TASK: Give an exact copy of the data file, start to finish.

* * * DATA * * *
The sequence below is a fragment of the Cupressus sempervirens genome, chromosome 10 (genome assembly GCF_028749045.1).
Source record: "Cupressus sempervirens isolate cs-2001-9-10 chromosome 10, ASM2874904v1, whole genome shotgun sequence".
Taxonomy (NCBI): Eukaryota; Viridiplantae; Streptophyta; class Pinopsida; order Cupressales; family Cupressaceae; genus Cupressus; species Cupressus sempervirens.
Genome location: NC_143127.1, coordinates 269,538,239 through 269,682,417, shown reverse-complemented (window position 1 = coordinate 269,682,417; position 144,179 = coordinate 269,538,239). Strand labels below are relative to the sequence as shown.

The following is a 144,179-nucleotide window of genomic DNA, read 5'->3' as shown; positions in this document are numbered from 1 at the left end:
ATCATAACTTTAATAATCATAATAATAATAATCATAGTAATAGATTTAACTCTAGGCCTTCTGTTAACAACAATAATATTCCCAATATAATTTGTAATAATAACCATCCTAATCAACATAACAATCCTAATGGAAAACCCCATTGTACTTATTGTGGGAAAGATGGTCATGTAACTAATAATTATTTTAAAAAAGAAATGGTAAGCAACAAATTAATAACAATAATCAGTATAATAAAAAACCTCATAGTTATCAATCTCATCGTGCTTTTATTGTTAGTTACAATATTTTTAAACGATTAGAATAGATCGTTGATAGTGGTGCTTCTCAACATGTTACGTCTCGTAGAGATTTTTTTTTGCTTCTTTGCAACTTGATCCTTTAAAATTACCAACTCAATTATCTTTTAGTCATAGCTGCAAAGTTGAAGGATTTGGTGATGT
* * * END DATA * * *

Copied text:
The sequence below is a fragment of the Cupressus sempervirens genome, chromosome 10 (genome assembly GCF_028749045.1).
Source record: "Cupressus sempervirens isolate cs-2001-9-10 chromosome 10, ASM2874904v1, whole genome shotgun sequence".
Taxonomy (NCBI): Eukaryota; Viridiplantae; Streptophyta; class Pinopsida; order Cupressales; family Cupressaceae; genus Cupressus; species Cupressus sempervirens.
Genome location: NC_143127.1, coordinates 269,538,239 through 269,682,417, shown reverse-complemented (window position 1 = coordinate 269,682,417; position 144,179 = coordinate 269,538,239). Strand labels below are relative to the sequence as shown.

The following is a 144,179-nucleotide window of genomic DNA, read 5'->3' as shown; positions in this document are numbered from 1 at the left end:
ATCATAACTTTAATAATCATAATAATAATAATCATAGTAATAGATTTAACTCTAGGCCTTCTGTTAACAACAATAATATTCCCAATATAATTTGTAATAATAACCATCCTAATCAACATAACAATCCTAATGGAAAACCCCATTGTACTTATTGTGGGAAAGATGGTCATGTAACTAATAATTATTTTAAAAAAGAAATGGTAAGCAACAAATTAATAACAATAATCAGTATAATAAAAAACCTCATAGTTATCAATCTCATCGTGCTTTTATTGTTAGTTACAATATTTTTAAACGATTAGAATAGATCGTTGATAGTGGTGCTTCTCAACATGTTACGTCTCGTAGAGATTTTTTTTTGCTTCTTTGCAACTTGATCCTTTAAAATTACCAACTCAATTATCTTTTAGTCATAGCTGCAAAGTTGAAGGATTTGGTGATGT